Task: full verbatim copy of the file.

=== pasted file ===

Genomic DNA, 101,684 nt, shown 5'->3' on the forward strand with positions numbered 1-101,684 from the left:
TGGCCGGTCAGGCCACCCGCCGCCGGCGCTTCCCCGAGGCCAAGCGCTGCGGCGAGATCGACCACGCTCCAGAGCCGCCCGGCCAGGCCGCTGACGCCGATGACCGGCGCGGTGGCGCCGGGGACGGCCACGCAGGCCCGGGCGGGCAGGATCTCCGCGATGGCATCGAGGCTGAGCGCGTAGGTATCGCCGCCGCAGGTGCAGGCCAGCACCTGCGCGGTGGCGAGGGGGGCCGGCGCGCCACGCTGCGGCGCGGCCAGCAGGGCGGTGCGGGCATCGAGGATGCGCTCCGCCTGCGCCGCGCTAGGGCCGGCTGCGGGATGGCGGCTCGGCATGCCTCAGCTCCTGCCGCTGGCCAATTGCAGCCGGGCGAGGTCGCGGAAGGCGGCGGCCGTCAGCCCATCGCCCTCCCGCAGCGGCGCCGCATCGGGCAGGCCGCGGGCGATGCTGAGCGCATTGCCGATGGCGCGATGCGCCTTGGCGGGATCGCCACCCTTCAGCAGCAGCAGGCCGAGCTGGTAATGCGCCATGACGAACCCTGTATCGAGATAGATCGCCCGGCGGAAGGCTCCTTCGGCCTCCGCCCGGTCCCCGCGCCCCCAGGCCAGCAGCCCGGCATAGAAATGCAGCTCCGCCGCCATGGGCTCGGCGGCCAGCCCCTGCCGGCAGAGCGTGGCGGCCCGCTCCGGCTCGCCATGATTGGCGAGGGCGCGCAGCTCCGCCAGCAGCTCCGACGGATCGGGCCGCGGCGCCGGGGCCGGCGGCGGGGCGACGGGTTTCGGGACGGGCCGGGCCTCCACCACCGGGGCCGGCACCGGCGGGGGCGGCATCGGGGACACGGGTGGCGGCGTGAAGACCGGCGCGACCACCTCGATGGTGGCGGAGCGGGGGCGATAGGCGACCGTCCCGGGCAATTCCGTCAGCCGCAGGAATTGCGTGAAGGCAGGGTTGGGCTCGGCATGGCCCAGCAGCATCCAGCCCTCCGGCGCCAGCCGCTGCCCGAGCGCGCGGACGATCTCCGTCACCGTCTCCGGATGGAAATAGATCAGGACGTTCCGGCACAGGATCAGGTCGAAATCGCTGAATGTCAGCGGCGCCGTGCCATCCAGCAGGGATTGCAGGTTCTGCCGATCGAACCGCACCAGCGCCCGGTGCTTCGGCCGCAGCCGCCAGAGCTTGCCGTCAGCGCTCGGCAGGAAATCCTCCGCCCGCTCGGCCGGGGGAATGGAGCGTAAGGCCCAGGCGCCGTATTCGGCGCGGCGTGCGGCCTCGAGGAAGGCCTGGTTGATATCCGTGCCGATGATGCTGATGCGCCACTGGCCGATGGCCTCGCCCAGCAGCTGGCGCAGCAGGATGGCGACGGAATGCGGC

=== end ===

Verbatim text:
Genomic DNA, 101,684 nt, shown 5'->3' on the forward strand with positions numbered 1-101,684 from the left:
TGGCCGGTCAGGCCACCCGCCGCCGGCGCTTCCCCGAGGCCAAGCGCTGCGGCGAGATCGACCACGCTCCAGAGCCGCCCGGCCAGGCCGCTGACGCCGATGACCGGCGCGGTGGCGCCGGGGACGGCCACGCAGGCCCGGGCGGGCAGGATCTCCGCGATGGCATCGAGGCTGAGCGCGTAGGTATCGCCGCCGCAGGTGCAGGCCAGCACCTGCGCGGTGGCGAGGGGGGCCGGCGCGCCACGCTGCGGCGCGGCCAGCAGGGCGGTGCGGGCATCGAGGATGCGCTCCGCCTGCGCCGCGCTAGGGCCGGCTGCGGGATGGCGGCTCGGCATGCCTCAGCTCCTGCCGCTGGCCAATTGCAGCCGGGCGAGGTCGCGGAAGGCGGCGGCCGTCAGCCCATCGCCCTCCCGCAGCGGCGCCGCATCGGGCAGGCCGCGGGCGATGCTGAGCGCATTGCCGATGGCGCGATGCGCCTTGGCGGGATCGCCACCCTTCAGCAGCAGCAGGCCGAGCTGGTAATGCGCCATGACGAACCCTGTATCGAGATAGATCGCCCGGCGGAAGGCTCCTTCGGCCTCCGCCCGGTCCCCGCGCCCCCAGGCCAGCAGCCCGGCATAGAAATGCAGCTCCGCCGCCATGGGCTCGGCGGCCAGCCCCTGCCGGCAGAGCGTGGCGGCCCGCTCCGGCTCGCCATGATTGGCGAGGGCGCGCAGCTCCGCCAGCAGCTCCGACGGATCGGGCCGCGGCGCCGGGGCCGGCGGCGGGGCGACGGGTTTCGGGACGGGCCGGGCCTCCACCACCGGGGCCGGCACCGGCGGGGGCGGCATCGGGGACACGGGTGGCGGCGTGAAGACCGGCGCGACCACCTCGATGGTGGCGGAGCGGGGGCGATAGGCGACCGTCCCGGGCAATTCCGTCAGCCGCAGGAATTGCGTGAAGGCAGGGTTGGGCTCGGCATGGCCCAGCAGCATCCAGCCCTCCGGCGCCAGCCGCTGCCCGAGCGCGCGGACGATCTCCGTCACCGTCTCCGGATGGAAATAGATCAGGACGTTCCGGCACAGGATCAGGTCGAAATCGCTGAATGTCAGCGGCGCCGTGCCATCCAGCAGGGATTGCAGGTTCTGCCGATCGAACCGCACCAGCGCCCGGTGCTTCGGCCGCAGCCGCCAGAGCTTGCCGTCAGCGCTCGGCAGGAAATCCTCCGCCCGCTCGGCCGGGGGAATGGAGCGTAAGGCCCAGGCGCCGTATTCGGCGCGGCGTGCGGCCTCGAGGAAGGCCTGGTTGATATCCGTGCCGATGATGCTGATGCGCCACTGGCCGATGGCCTCGCCCAGCAGCTGGCGCAGCAGGATGGCGACGGAATGCGGC